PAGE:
Prepare for Hurricane Season

Hurricane Preparedness is Vital For Your Family

By on May 22, 2015
Hurricane Preparedness Week

Hurricane Preparedness Week is May 24-30, with the hurricane season officially starting on June 1. It only takes one storm to change your life and community. Tropical cyclones are among nature’s most powerful and destructive phenomena. If you live in an area prone to tropical cyclones, you need to be prepared. Even areas well away from the coastline can be threatened by dangerous flooding, destructive winds and tornadoes from these storms. The National Hurricane Center issues watches, warnings, forecasts, and analyses of hazardous tropical weather.

Storm surge is dangerous because a mere six inches of fast-moving flood water can knock over an adult. It takes only two feet of rushing water to carry away most vehicles–including large pickup trucks and SUVs.

The strong winds of a hurricane can cause widespread destruction. Hurricane Hugo was a fast-moving, category 4 storm that made landfall near Charleston, South Carolina. Hugo brought destructive hurricane-force winds hundreds of miles inland, downing numerous trees and power lines over a swath from the Atlantic coast to the southern Appalachians. Millions were left without power and the resulting damage totaled in the billions of dollars.

 

Tornadoes are also common with landfalling tropical systems. In recorded history, almost every tropical storm and hurricane that has come onshore in the U.S. has produced a tornado. These tornadoes most often occur in thunderstorms embedded in the storm’s rainbands, well away from the center of the hurricane.

Strong winds of a tropical cyclone can also cause dangerous waves that pose a significant hazard to mariners and coastal residents and visitors. When the waves break along the coast, they can produce deadly rip currents, even at large distances from the storm. In 2008, despite the fact that Hurricane Bertha was more than a 1,000 miles offshore, the storm resulted in rip currents that killed three people along the New Jersey coast and required 1,500 lifeguard rescues in Ocean City, Maryland, over a 1 week period.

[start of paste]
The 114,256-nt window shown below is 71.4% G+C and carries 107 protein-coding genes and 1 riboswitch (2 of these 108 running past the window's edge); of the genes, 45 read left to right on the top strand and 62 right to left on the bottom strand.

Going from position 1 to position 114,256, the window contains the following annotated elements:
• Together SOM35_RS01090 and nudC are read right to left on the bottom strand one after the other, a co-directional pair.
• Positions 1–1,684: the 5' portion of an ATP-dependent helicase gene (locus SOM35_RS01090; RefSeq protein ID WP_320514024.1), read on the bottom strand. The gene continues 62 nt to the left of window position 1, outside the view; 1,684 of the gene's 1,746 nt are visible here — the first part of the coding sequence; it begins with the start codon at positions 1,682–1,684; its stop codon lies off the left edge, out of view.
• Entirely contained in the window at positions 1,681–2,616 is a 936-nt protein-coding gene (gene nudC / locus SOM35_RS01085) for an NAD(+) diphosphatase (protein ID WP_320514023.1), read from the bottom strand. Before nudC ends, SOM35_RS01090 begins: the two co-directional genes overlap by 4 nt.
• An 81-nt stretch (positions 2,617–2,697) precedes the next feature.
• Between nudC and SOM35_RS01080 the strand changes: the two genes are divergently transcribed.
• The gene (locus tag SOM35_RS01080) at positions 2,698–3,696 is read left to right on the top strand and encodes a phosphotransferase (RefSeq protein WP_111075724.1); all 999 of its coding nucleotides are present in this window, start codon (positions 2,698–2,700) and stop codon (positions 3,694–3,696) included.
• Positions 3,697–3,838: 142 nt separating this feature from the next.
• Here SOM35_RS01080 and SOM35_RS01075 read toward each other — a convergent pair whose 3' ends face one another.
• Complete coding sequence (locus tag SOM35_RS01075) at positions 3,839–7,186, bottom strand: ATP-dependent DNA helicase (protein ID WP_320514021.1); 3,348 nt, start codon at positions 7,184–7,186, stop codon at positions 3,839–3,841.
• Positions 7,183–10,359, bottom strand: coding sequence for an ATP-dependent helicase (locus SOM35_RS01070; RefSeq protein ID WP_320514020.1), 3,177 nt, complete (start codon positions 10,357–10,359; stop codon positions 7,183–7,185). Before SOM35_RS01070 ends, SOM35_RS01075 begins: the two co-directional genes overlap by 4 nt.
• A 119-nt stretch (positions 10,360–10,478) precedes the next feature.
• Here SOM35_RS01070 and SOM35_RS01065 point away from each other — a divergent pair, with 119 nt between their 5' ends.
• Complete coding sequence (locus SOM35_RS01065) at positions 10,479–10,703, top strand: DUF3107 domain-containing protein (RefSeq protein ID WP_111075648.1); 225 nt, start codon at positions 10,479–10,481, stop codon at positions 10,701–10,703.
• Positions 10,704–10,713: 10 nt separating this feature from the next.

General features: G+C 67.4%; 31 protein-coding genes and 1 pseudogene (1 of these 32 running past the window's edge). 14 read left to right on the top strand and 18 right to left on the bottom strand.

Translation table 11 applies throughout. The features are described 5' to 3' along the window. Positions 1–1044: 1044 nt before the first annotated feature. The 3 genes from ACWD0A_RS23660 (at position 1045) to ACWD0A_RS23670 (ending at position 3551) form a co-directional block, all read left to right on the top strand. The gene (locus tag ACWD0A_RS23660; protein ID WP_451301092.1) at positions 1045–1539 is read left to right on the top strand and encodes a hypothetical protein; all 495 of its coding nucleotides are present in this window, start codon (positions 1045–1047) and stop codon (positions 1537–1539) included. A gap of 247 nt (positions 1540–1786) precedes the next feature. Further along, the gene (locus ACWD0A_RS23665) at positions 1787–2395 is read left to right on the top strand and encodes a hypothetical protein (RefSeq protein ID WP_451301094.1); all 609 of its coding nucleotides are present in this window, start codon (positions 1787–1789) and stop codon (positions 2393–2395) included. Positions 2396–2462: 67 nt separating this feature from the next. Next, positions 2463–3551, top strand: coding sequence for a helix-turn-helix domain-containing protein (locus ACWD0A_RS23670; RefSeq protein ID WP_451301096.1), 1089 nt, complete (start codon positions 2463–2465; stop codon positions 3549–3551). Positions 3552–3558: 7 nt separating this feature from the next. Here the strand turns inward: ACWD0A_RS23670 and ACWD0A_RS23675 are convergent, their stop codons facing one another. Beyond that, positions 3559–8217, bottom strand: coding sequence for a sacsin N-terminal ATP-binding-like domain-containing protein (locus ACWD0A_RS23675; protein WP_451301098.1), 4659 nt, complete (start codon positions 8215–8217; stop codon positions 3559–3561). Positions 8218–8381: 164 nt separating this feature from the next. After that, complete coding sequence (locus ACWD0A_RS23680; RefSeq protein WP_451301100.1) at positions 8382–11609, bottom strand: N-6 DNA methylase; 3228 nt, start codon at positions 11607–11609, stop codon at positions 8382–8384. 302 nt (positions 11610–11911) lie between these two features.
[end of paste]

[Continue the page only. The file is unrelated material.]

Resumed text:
What should you do to prepare for a hurricane?

Get a plan. The most important step is to identify your hurricane risk. Do you live in an evacuation zone? If so, you need to plan on where you and your family would ride out the storm if you are told to evacuate. Most people only need to evacuate a few miles from the coast to avoid the dangers of storm surge.

  • Find a friend or relative that lives outside the storm surge evacuation zone and have a plan to ride out the storm with them.
  • Establish a family communications plan in case you are not together when you need to evacuate.

Once a person understands their risk for hurricane impacts, an appropriate disaster safety plan should be developed to help ensure an individual’s and a family’s safety. A disaster safety plan is a comprehensive plan that identifies all of the steps a family needs to take before, during, and after a disaster to ensure maximum personal safety and property protection.

For a step-by-step guide on creating a family disaster plan for florida residents are here Florida’s “Get a Plan” guide. Living in another state? Visit your State Emergency Management Agency websites for family disaster plan templates that may be more suited to a local area.

Coastal residents should go to their local emergency managers for evacuation zone information. This information is typically available on-line. A county-by-county list of evacuation zone resources is available at: http://flash.org/hurricane-season/evacuation-zones/Evacuation_Zone_Identification_Survey.pdf

Resources

Vital resources to help you prepare include:

The best thing you can do for you and your family is to be prepared for the worst event. Set your communications with family members and have a plan.

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